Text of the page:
After Panama, What?

The Washington Times (Washington, DC), December 19, 1999 | Go to article overview

After Panama, What?


Ceremonies surrounding the transfer of the Panama Canal on Dec. 14 should not spell the end of U.S. strategic interest in Latin America. The region remains vital to national security.

Why should Americans care about Latin America?

* Reason No. 1: Our economy depends upon trade with Latin and South America. Forty percent of our trade - an engine of our world-beating economic expansion this decade - occurs with the nations of this hemisphere; Canada and Mexico are our largest trading partners. Venezuela is our top supplier of foreign crude oil and, after Saudi Arabia, Mexico is our third-largest supplier of oil.

* Reason No. 2: national security. In a hemisphere where every nation but Cuba is democratic, it would seem that threats to the United States are virtually non-existent. This thinking is gravely mistaken.

Colombia's vicious guerrillas have the potential to cause dramatic additional damage to Colombia and surrounding nations such as Panama, Ecuador, and Venezuela. Economically, other nations in the region are struggling in the wake of the Asian economic crisis and Russian default. Unless North American leaders can find a way to deliver the promise of democracy to a majority of their citizens, not just a narrow band at the top, democracy itself will begin to be questioned. Over time, this could lead to the re-emergence of a cadre of populist leaders, perhaps democratically elected, perhaps not, reversing the trend toward freer markets and honest elections.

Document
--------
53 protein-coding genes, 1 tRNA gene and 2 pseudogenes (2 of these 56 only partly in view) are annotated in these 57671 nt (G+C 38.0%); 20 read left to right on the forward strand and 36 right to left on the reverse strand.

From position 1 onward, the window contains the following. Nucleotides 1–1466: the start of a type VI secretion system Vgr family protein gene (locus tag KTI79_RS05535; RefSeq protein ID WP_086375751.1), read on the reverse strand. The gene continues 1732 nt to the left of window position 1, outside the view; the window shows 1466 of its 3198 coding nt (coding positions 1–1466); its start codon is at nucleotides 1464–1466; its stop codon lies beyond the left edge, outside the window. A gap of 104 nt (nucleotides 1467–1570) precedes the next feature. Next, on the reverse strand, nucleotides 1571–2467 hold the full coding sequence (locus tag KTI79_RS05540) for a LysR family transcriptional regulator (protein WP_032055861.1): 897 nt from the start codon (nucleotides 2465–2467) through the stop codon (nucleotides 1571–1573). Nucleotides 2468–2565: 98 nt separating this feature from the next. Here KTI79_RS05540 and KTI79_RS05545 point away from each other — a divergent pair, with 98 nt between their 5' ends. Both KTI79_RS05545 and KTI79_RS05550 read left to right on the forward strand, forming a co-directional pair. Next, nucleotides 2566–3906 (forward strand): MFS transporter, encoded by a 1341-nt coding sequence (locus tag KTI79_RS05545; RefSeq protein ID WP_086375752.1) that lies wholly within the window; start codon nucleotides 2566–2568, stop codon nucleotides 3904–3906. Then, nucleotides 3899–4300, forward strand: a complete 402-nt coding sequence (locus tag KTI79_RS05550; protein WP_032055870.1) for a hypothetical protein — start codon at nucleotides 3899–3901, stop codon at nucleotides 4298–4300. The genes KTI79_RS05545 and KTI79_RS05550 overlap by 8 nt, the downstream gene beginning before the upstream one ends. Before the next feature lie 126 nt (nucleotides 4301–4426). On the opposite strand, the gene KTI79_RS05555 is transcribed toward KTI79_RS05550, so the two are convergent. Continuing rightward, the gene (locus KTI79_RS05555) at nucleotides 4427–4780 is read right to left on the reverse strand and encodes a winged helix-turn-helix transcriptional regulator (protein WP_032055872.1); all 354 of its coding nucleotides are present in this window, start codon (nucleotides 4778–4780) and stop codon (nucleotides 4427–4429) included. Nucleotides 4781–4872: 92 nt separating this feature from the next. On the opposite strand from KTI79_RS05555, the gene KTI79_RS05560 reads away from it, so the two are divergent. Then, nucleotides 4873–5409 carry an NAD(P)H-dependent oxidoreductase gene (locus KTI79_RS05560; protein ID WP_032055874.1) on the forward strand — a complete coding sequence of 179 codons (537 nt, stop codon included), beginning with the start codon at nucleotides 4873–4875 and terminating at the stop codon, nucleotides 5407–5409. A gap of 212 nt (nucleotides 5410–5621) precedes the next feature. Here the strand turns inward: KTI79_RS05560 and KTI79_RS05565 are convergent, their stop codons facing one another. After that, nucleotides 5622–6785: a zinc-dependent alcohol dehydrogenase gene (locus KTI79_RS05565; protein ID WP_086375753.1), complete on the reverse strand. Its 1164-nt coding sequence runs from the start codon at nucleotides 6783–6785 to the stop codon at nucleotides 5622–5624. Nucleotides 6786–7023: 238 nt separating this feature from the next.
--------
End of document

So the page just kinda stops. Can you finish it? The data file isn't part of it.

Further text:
* Reason No. 3: The United States and its southern neighbors face common threats of illegal drugs, immigration and terrorism. Some 80 percent of the cocaine that reaches the United States comes from or through Colombia. Mexico and the Caribbean Basin including Central America send more immigrants to the United States, legal and illegal, than anywhere else.

* Reason No. 4: Latin America is also a source of solutions for vexing social problems. Chile's open market approach leads the world as an example of successful economic reform focusing on Chile's innovative social security privatization plan. …

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